Opinion
Education Opinion

Brighton’s Children

By Betsy Rogers — April 03, 2005 2 min read
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I am often asked how the children of Brighton feel about their school and what they know about our school having the label of low performing. I spend most of my time in the K-4 building and I really do not think many of the young children have any knowledge of this label. The older children I am sure know of Brighton’s reputation. I was told that years ago when Brighton High School was closed quite unexpectedly, one student told someone from our district office he planned to drop-out because he knew he did not have the background to make it in the other school. The inequity of standards we have for our schools is of great concern to me and I believe this is the most blatant discrimination our children of poverty and color face.

Discrimination comes in other forms. I have found discrimination can be unintentional. For example, we took our fourth grade students to a County-Wide Science Field Trip. Several things happened that day that made me feel very defensive about our students. We were the first school to arrive and the facilitators were not quite ready and we were not given t-shirts to wear.Even though we were given our shirts at the end of the day, this made us the only school at the event without matching shirts for the day. Students asked me about why they did not have the same shirts as the others.Then when they dismissed us by schools, our school was the last to be called. A child sitting next to me asked me why we were last and I replied it was probably the bus order. There was nothing intentional about any of this, but when you already feel you have been slighted this adds to your defensiveness.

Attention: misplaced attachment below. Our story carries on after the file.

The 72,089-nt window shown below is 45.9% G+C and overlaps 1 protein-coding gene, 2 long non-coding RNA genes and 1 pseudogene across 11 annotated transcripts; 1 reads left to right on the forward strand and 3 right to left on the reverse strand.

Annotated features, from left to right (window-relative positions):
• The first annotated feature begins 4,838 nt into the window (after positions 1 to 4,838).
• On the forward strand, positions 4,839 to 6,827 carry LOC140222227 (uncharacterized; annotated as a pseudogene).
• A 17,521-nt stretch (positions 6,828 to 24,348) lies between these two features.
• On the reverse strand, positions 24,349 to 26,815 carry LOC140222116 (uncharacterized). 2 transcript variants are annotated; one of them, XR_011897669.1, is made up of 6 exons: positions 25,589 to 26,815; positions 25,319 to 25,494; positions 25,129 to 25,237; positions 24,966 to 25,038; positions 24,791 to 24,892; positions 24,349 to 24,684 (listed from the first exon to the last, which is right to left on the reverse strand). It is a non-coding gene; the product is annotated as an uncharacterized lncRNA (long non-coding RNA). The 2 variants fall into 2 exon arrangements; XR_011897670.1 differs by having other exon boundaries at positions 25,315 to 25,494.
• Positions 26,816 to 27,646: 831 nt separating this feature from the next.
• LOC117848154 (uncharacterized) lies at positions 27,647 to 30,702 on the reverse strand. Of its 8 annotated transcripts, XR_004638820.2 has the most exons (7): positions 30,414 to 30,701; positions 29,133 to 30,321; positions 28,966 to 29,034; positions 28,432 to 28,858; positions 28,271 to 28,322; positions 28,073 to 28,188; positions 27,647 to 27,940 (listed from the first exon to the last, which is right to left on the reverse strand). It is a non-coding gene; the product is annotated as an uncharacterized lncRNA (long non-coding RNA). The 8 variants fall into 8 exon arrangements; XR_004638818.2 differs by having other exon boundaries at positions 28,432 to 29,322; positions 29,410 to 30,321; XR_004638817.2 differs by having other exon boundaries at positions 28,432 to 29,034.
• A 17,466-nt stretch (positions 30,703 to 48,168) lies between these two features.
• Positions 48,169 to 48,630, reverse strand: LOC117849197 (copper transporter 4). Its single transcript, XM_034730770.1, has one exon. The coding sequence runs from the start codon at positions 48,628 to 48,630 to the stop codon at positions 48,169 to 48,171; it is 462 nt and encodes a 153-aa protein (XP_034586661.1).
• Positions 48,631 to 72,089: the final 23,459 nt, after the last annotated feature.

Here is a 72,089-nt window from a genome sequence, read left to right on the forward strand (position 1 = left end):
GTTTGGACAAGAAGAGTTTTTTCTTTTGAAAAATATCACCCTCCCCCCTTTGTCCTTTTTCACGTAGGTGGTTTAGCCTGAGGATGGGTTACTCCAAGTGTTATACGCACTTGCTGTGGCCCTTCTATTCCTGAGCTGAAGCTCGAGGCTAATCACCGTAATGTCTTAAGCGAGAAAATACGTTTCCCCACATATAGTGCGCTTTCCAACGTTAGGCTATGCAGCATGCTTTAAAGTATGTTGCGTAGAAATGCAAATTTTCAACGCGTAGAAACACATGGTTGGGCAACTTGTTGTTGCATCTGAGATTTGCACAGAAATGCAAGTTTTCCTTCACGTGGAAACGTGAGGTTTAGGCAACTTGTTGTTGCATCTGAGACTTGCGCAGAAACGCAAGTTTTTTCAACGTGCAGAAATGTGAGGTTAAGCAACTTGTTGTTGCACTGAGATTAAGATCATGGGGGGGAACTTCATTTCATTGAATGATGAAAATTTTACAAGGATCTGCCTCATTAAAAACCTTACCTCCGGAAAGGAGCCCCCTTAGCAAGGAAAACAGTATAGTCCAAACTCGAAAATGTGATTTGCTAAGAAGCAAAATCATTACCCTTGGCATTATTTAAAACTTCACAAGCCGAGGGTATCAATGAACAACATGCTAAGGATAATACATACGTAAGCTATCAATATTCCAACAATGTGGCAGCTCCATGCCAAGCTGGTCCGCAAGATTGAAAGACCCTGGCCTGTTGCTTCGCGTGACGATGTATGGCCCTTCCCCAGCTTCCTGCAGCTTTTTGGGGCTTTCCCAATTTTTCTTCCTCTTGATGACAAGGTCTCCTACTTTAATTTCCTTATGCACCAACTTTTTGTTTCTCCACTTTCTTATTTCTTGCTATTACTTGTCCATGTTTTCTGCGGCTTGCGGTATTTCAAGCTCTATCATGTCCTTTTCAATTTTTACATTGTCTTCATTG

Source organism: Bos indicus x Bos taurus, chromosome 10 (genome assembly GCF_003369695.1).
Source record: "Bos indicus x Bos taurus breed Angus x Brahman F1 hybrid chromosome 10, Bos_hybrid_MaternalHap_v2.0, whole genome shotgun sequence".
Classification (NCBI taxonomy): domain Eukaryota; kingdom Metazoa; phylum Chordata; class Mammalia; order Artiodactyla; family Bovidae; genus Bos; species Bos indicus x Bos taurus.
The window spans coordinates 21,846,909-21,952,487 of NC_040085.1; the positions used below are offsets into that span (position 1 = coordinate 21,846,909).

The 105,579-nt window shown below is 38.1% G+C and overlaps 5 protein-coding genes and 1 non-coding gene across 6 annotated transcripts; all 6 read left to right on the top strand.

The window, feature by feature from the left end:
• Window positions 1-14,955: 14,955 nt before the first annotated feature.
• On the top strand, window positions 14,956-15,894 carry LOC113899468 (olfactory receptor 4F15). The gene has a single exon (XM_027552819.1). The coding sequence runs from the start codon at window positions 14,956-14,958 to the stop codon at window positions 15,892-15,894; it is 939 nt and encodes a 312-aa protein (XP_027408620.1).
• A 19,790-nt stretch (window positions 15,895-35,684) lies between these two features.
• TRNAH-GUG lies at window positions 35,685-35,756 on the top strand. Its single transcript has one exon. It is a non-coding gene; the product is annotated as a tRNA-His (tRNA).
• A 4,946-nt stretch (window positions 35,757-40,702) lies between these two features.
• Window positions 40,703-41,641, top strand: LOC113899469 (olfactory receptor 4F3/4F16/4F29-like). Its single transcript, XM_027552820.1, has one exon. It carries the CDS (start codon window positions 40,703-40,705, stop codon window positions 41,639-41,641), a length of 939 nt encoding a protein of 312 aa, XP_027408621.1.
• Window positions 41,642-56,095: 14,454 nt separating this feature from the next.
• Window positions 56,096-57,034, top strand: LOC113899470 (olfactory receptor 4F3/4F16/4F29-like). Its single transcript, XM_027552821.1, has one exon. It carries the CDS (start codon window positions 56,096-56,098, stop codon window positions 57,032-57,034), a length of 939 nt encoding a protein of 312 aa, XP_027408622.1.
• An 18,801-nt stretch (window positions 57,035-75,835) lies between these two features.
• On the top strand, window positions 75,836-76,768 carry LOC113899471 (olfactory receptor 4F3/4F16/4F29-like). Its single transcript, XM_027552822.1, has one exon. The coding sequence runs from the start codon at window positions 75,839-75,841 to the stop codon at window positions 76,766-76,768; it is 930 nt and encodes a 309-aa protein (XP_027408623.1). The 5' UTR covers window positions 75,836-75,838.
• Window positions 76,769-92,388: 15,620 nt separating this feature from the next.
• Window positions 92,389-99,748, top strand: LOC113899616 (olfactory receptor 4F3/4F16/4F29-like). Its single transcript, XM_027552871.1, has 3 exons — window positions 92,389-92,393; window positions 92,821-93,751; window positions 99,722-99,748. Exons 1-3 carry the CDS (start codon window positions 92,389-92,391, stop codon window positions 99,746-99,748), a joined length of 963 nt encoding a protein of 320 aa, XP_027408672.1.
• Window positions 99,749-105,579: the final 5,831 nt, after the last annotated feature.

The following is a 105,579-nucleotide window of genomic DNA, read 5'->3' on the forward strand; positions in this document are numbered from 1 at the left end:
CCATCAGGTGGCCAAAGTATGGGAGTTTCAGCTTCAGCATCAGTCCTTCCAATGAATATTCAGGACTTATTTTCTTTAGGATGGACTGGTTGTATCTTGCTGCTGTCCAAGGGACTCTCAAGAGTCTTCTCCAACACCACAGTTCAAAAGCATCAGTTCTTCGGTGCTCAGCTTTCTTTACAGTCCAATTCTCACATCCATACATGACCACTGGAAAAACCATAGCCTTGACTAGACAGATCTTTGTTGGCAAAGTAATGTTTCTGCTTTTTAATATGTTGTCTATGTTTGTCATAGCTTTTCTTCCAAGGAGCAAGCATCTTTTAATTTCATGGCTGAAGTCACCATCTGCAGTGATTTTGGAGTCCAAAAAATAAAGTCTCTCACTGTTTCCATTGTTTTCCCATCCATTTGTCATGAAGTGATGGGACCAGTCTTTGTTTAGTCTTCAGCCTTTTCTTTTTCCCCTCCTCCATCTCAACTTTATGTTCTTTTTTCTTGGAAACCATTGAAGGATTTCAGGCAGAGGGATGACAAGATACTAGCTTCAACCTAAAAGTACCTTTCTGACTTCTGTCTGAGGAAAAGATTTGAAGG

Other times this discrimination is more blatant. Our principal invited the cheerleaders from the high school most of our students will attend to come and cheer at an Academic Pep Rally. My first reaction when I saw the cheerleading squad was there were no cheerleaders of color. For a high school that is 37% African American with a growing Hispanic population, I was surprised. I thought what message is this sending our students. I was further upset when a teacher from this same school said to me, “I guess our school does pretty good considering we have students from your school with your low test scores.” Our school sends less than 50 students a year to two different high schools. I do not think our children are the problem in this school. However, our students have the label of “those Brighton kids”.

In the afternoon as we load the buses, I often look at the faces of “these Brighton kids” silhouetted in the bus windows. Their faces haunt and inspire me because I know that someday Brighton children will have to compete with the students from the highest performing schools in our area for the same colleges, scholarships, jobs, and opportunities. I also know our school is the best hope for our students to have an equal opportunity for success. Therefore, our school has to be of the very highest quality to give “these Brighton kids” the education they are so deserve.

I encourage your comments about your experiences and opinions. I appreciate the comment from my State Superintendent of Education, Joe Morton. Dr. Morton has been very supportive and encouraging of my choice to work at Brighton. He actually made a surprise visit to our school on opening day. Dr. Morton has a personal interest in our school as he began his career as a teacher at Brighton. I am very appreciative of having a State Superintendent that has a very hands-on leadership style with schools in Alabama and has such a great heart for Alabama’s children.

The opinions expressed in Teacher of the Year are strictly those of the author(s) and do not reflect the opinions or endorsement of Editorial Projects in Education, or any of its publications.

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